IBS Tips -- Pulling a backup

Sometimes, you want to retain a particular backup longer than the usual rotation would imply. On a tape backup system, you simply pull the tape(s) that hold the data you wish to retain. On IBS, simply rename the desired directory to something "other" than the normal YYYY-MM-DD(-ME) format -- I normally use pull-YYYY-MM-DD. However, experience in the corporate world has indicated some kind of hint as to WHY a particular backup has been pulled and how long it should be retained. We used a ticket number -- T123456-pull-2022-08-03, for example. Alternatively, create a file in the backup directory explaining the why and when for pulls. Just do something, you won't remember in a week why you pulled a backup, and in a big enviroment, you might have multiple reasons for multiple pulls.

IBS Tips -- fixing problems

Backup failures

Since each IBS backup is based on the one before it, making sure each backup is "good" is important. If a backup fails half-way through a backup, the next backup would consider ALL the missing files "new" files, and have to copy them over, even though there is an existing copy on the next-to previous backup. This creates a bit of a "Bump" in disk storage requirements.

Unfortunately, a bump like this will persist until all the "pre-bump" backups are rotated out or until virtually all the files are replaced through regular changes. In a system with a lot of month-end backups, it could take many months.

As always, first thing to do is try to figure out why the backup failed.

Moving a backup from one volume to another

Sometimes, you may find you have several backup volumes, but one is getting tight on space, while others are fine. The easiest way to move a backup tree from one storage volume to another is rsync it over, using the -H option so hardlinks are retained.

Migrating to new storage

If your existing storage needs to be replaced due to capacity or aging out, but is still functional, an easy way to migrate would be to bolt on the new storage, create new mount points, copy over your most recent backups to the new volume and a bunch of empty ME and daily backups, and a new symlink pointing to the new storage volume. After that, you can just let the old backups "age out". After your ME rotation has completed, you can just drop your old volumes...done!

The downside to this process is your backups are a bit messy for historic research purposes, since some backups are on one volume, others on another.

The other way is to move one backup at a time from the old storage to the new storage, probably using rsync with the -H option to retain the symlinks. When a backup is moved over, change the symlink in the BUBASE directory. The problem with this process is it is very slow, it can take many days, so generally you want to move a few machines at a time from the old storage to the new storage. You don't want to have a backup run against an incomplete copy here, and you don't want to restart the rsync if you can help it.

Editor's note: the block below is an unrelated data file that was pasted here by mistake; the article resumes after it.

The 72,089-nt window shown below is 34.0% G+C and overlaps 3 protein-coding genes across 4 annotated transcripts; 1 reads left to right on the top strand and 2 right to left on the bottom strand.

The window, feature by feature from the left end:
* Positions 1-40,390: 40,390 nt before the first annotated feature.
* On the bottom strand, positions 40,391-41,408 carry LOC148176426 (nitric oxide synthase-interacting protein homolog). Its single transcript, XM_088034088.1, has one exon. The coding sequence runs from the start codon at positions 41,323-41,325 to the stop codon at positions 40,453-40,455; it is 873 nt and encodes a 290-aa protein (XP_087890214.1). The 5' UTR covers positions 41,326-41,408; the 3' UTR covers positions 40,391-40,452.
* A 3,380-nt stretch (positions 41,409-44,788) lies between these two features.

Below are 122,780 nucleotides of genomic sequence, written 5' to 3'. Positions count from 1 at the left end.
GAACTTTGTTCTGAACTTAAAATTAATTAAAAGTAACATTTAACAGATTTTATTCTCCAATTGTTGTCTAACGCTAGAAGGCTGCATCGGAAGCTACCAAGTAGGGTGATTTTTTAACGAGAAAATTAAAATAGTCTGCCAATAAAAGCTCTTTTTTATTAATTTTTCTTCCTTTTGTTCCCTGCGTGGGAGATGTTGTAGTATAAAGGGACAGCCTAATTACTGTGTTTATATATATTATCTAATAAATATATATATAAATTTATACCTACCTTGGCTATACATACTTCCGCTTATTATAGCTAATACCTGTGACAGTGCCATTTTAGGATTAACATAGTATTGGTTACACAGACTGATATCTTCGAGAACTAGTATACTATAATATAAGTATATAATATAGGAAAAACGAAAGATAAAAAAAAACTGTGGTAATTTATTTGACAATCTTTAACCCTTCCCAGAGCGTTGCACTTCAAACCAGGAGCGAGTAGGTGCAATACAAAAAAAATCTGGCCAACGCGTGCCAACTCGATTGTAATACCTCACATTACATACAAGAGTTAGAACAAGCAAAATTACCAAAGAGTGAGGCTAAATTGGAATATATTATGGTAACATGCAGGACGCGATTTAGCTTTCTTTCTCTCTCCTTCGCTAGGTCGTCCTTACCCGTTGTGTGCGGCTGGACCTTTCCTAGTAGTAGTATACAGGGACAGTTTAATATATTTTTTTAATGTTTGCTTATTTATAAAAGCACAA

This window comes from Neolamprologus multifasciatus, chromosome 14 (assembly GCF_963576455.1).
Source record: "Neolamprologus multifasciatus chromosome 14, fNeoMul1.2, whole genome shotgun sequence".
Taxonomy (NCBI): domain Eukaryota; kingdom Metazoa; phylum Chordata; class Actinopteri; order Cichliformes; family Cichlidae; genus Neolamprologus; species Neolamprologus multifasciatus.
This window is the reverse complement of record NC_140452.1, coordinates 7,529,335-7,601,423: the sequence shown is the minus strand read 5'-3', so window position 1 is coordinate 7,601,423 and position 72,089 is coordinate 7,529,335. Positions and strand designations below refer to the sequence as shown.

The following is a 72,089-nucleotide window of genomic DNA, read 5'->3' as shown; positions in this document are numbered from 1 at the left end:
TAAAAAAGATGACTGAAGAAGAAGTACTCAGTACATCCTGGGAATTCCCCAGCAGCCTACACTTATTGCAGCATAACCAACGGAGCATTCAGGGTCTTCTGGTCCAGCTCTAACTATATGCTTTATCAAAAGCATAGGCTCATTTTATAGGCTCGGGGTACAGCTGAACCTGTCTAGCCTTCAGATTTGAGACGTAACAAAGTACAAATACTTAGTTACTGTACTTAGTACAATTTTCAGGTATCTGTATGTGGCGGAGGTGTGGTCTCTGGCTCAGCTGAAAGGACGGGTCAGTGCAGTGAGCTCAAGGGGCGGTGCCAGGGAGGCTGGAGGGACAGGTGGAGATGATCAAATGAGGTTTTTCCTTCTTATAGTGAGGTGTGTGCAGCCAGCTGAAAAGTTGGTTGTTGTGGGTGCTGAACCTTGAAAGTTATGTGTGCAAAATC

Migrating to all new hardware

In this case, I usually prefer to set up the new system, maybe seed it with the most recent backups from the old system, then run them both in parallel for a while, and let the old system age out. And for a while, you got two backups instead of one. However, copying historic backups out of the old system into the new system with an rsync -H will work, too, moving the machines that are backed up to the new system as their old data is copied over.

One complication in moving to new hardware is shuffling the data appropriately. For example, at a company where we deployed this, we replaced a four volume system with a five volume system. In this case, worst-case would be simply copy 1->1, etc, then move individual backups over to the new volume. What we did was to just break up the entire list of servers into five groups, start 'em up, and look for space issues. The report function gives some idea of the individual backup sizes, but unfortunately it really gives only a hint at the size of the overall backup size.

Addiing additional storage

While many OSs and file systems support adding additional space to existing volumes and file systems, I prefer not to have storage span devices, and I don't like to have individual volumes be too huge. So, if you are running tight on space, my preferred solution is to add more storage as a new volume, and move a few existing systems from each "tight on space" volume over to the new storage.

IBS Tips -- getting fancy!

As stated at the beginning, IBS makes USEFUL backups, not just inert lumps you can't do anything with. Here are some examples of what kinds of queries you can answer with IBS.

Backing up the IBS server to tape

You may feel you want to put your IBS backups to tape. This ... should be done carefully. The IBS backup file systems are a mess of hard links, and a lot of commercial backup software handles that somewhere between oddly and wrong. If this is your plan, I'd suggest running the IBS backups, then pushing the most recent backups only to another file system/directory/server, and let your tape backup system handle just that. Otherwise, you may discover restoring data from the IBS backups put to tape becomes very convoluted (i.e., you might have to restore ALL the backups for a particular machine to get a complete copy of the most recent backup). Regardless, do test restores in realistic settings. This is true for ANY backup system.


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